Iwig Family Dairy has filed for bankruptcy but, as part of its reorganization plan, will continue to operate its Lawrence and Topeka retail stores.
Increasing sales at the Lawrence store — bemoaned by some for its difficult-to-access location at 1901 Massachusetts St. — is critical to the dairy pulling through the bankruptcy, owner Tim Iwig said.
“We have to drive people to the Lawrence store,” he said. “And if they refuse to go to that store, then we’ve got to find another location that works.”
Iwig, whose multigeneration family dairy is located in Tecumseh, filed for Chapter 12 bankruptcy Thursday in U.S. Bankruptcy Court, district of Kansas. A few days earlier, on Nov. 12, Kaw Valley Bank filed a petition for foreclosure against Iwig, according to Shawnee County court documents.
Iwig’s bankruptcy petition indicates the dairy had $696,000 in assets and $1.17 million in liabilities.
The dairy faced foreclosure in 2010 but rallied, in part by enlisting members of the public to buy shares in the company.
According to the bankruptcy petition, many Lawrence residents are among at least 150 creditors holding “unsecured nonpriority” claims from stock purchases in 2010 and 2011. Those purchases ranged from $500 to several thousand dollars each, according to the petition.
“Our understanding is they’ll still be shareholders after we come through the bankruptcy,” Iwig said. “We should come through the bankruptcy healthier than we are now, so they should be in a better position.”
Chapter 12 is the portion of the U.S. bankruptcy code that provides for adjustments of debts of a family farmer or family fisherman.
A Chapter 12 plan usually lasts three to five years, and must provide for full payment of all priority claims, according to the U.S. Courts description of the law. The debtor is not required to pay unsecured claims in full as long as the plan calls for all disposable income to be committed to payments and for creditors to receive at least as much as they would if the debtor’s nonexempt assets were liquidated under Chapter 7.
The dairy has operated a retail store at 724 SW Gage Boulevard in Topeka since 2010. Lawrence’s Iwig Dairy Store opened this spring, selling milk, butter, ice cream and a number of grocery products from other local sources.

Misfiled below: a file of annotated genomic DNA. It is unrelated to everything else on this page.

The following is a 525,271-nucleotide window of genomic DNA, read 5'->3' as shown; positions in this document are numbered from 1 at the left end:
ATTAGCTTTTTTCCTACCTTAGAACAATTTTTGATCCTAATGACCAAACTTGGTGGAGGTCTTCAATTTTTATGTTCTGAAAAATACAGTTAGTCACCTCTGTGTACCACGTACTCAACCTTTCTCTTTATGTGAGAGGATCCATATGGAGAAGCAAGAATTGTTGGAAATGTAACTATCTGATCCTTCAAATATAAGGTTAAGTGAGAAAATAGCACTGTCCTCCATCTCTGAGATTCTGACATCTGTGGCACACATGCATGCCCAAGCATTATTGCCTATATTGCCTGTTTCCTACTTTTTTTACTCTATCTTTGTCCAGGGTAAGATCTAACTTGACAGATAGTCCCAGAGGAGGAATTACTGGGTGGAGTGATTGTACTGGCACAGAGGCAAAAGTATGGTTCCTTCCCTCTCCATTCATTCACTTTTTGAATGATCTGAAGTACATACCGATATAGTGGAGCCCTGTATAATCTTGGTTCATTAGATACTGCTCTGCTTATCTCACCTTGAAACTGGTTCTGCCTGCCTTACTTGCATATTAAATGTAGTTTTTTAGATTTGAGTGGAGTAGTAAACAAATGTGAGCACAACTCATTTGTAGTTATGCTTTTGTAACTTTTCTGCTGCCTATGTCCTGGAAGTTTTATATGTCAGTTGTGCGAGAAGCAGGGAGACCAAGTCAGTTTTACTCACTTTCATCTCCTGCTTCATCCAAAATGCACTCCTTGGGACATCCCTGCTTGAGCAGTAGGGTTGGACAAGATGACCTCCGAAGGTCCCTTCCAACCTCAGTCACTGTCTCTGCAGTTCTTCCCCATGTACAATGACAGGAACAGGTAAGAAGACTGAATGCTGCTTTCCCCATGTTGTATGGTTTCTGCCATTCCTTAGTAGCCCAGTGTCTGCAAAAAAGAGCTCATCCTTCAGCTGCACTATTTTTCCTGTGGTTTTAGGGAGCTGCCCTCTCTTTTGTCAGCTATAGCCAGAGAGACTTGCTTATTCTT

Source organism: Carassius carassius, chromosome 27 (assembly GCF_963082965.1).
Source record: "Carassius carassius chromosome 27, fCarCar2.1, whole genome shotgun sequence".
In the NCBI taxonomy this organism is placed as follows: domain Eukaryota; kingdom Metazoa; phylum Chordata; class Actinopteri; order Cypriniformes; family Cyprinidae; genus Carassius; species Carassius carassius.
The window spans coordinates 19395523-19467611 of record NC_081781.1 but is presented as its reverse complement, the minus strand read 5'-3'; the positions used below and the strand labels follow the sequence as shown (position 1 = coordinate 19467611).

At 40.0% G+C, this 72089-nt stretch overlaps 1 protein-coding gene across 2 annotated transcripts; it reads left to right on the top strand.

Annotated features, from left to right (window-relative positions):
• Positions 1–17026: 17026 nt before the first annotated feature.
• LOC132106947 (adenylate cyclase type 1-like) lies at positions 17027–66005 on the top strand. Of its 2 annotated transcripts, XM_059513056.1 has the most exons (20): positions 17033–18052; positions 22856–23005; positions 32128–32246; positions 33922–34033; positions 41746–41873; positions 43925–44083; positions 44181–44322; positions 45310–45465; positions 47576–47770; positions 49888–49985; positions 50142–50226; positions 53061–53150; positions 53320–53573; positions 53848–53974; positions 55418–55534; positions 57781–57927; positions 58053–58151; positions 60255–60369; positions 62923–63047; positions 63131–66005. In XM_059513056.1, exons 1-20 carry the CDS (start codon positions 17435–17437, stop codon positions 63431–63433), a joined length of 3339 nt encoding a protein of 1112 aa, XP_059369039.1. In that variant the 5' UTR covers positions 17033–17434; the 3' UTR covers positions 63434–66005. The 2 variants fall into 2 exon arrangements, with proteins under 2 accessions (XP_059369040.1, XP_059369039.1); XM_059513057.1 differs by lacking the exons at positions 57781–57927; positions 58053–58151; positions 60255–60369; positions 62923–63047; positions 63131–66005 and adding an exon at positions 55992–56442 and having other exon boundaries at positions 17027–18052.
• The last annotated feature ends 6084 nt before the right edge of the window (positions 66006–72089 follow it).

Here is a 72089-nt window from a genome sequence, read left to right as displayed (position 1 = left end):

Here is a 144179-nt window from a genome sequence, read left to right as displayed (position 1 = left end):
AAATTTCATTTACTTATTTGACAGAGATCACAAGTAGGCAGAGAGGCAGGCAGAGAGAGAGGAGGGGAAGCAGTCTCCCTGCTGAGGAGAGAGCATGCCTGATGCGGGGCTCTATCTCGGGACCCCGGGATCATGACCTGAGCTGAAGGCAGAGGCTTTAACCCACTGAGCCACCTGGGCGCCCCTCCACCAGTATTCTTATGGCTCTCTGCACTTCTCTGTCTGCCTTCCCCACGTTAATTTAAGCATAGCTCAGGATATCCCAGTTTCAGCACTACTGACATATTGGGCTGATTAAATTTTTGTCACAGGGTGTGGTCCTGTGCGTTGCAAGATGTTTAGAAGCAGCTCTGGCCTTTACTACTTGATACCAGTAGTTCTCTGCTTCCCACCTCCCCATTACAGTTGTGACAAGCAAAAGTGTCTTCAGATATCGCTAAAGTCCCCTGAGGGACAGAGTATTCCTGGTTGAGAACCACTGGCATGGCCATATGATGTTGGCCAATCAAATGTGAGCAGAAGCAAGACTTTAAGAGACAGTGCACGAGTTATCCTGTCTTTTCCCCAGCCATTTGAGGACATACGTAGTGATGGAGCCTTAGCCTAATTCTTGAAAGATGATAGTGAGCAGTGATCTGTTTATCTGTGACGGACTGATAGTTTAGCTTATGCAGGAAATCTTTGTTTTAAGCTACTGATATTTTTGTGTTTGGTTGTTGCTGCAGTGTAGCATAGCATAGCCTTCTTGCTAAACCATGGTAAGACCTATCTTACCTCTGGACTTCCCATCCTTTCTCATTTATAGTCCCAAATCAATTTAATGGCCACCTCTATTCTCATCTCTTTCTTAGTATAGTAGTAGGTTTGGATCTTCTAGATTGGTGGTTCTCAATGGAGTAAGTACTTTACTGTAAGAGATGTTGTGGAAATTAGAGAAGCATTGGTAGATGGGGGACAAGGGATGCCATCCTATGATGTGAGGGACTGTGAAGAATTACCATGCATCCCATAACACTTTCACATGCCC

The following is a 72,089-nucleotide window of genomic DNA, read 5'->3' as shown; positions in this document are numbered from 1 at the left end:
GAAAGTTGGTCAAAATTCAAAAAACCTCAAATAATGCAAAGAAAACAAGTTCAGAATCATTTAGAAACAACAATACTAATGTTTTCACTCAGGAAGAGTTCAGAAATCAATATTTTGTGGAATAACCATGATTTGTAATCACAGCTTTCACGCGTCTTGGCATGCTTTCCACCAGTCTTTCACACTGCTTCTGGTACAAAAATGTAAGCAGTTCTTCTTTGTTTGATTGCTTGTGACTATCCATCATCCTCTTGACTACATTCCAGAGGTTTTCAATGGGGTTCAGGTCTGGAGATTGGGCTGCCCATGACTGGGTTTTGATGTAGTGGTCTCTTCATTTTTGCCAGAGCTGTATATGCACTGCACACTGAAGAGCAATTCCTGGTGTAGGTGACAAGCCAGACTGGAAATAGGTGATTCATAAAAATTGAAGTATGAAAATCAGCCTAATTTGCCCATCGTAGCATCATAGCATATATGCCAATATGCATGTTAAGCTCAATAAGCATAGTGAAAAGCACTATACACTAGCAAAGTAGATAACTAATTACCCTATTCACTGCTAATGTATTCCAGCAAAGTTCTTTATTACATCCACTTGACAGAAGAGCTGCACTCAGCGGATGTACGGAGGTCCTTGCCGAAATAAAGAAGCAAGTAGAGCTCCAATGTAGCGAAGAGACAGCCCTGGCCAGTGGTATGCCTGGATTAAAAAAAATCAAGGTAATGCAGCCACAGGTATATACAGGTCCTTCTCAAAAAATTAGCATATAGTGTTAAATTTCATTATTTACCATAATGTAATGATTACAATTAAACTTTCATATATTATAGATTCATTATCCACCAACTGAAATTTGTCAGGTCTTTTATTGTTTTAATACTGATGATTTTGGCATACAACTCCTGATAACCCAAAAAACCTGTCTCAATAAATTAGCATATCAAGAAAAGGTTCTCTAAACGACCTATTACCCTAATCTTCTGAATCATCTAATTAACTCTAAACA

Fans praise the farm-fresh milk and other dairy products, but not enough of them are coming in to buy it, Iwig said. He said the reopening of the Dillons store across the street hasn’t made a difference one way or the other.
Iwig said selling his milk through larger grocery stores was not a viable solution because it involves more time and work to coordinate for a smaller profit margin.
Iwig said one of the main goals of his reorganization plan is marketing the Lawrence store and, if he found a better location that was feasible, possibly moving.
“So far, the Lawrence store is running behind Topeka pretty measurably,” he said. “My store over on Gage does gangbusters. I don’t know if it’s our location or exactly what it is. If anybody has suggestions, I wish they’d make them if they don’t like it where it is.”
Iwig said he will continue to make milk in the old-fashioned method he has, even though it comes at a higher cost to produce — a pinch felt especially sharply during two years of drought, high feed prices and low milk prices.
He feeds his cattle alfalfa hay from an area farmer who does not treat the crop with Roundup, he said. They also eat spent grain from Free State Brewery and apple waste from Louisburg Cider Mill, which are cheaper than corn right now but still costly to haul.
He also uses vat pasteurization. The low-temperature method takes longer and costs more than the quick, high-heat pasteurization that almost all other dairies use, but Iwig believes it results in a product with flavor and nutrients closer to that of raw milk.
Finally, it’s sold in earth-friendly glass bottles.
“Our milk is head and shoulders above any other milk on the market,” he said.
On Wednesday, Iwig said he hoped hard work would help enable his business to emerge from bankruptcy healthier than it is now.
“The bottom line is, we’re going to keep on going stronger than ever and keep right on plugging away,” he said.